Henry David Thoreau, A Life, by Laura Dassos Walls
I guess biographers’ hearts are trained and exercised through scholarship and study, through writing, and deep sympathetic thinking along with their subjects. If a biographer is to do justice to the life she tells about, she should have a heart almost equal to her subject’s Laura Dassos Walls shows the wild man, Thoreau, in domestic relationships in Concord. She shows us the ambitious poet as a responsible citizen, speaking out on issues of justice. She shows us the gifted essayist, measuring his paragraphs by the pace of his steps through the woods around Walden, and in the rhythm of his canoe paddle dipping into the Sudbury River.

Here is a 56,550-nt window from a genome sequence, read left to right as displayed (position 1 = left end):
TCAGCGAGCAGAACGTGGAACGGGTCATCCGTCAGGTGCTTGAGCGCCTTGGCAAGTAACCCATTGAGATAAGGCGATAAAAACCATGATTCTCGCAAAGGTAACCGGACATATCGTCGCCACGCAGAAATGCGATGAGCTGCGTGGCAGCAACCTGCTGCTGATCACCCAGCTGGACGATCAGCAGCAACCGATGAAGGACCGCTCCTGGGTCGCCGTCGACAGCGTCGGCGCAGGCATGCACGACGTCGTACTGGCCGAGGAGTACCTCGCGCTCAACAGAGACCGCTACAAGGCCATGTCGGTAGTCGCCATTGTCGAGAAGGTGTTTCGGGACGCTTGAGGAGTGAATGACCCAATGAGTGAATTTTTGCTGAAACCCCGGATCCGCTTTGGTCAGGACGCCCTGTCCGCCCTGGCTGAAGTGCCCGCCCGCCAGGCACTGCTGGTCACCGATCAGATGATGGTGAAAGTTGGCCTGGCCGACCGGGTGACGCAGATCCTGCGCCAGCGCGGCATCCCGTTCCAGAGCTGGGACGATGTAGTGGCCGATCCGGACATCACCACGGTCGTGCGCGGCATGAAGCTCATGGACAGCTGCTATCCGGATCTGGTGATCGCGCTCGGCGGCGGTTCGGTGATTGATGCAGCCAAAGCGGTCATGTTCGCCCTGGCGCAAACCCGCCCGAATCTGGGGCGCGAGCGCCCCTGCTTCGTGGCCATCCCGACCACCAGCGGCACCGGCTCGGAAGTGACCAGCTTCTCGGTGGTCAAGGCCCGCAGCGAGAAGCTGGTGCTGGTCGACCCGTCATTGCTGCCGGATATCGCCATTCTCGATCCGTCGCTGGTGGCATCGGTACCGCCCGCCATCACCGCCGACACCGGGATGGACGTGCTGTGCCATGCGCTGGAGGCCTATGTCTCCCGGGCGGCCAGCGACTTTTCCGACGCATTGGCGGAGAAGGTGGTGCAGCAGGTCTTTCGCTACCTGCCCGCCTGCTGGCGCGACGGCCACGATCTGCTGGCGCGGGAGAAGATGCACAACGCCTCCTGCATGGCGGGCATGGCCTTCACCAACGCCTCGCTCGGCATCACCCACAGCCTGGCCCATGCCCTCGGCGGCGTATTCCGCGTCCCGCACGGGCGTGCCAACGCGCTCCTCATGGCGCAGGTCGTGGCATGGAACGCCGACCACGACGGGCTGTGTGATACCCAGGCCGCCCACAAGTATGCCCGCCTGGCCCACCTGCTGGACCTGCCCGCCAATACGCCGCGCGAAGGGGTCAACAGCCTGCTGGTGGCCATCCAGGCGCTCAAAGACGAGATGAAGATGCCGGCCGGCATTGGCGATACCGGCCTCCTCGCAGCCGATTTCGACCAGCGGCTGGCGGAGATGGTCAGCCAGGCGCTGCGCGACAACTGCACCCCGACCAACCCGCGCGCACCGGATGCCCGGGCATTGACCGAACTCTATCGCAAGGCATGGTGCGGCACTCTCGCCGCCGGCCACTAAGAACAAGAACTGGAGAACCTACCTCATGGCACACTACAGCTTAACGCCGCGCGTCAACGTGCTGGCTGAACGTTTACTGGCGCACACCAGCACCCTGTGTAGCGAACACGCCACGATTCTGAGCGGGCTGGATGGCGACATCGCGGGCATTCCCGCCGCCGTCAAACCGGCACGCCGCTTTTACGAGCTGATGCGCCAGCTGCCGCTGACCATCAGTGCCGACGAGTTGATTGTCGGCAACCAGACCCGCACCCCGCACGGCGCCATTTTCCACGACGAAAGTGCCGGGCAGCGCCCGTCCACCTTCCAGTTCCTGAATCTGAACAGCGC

I think Thoreau is the father of the best part of the American character: independent, helpful, creative, neighborly, scientific, ingenious, child-like and innocent. This fine biography is a long, complex tale of one of the first and greatest Americans, told richly through the characters and intellectual society of his beloved Concord.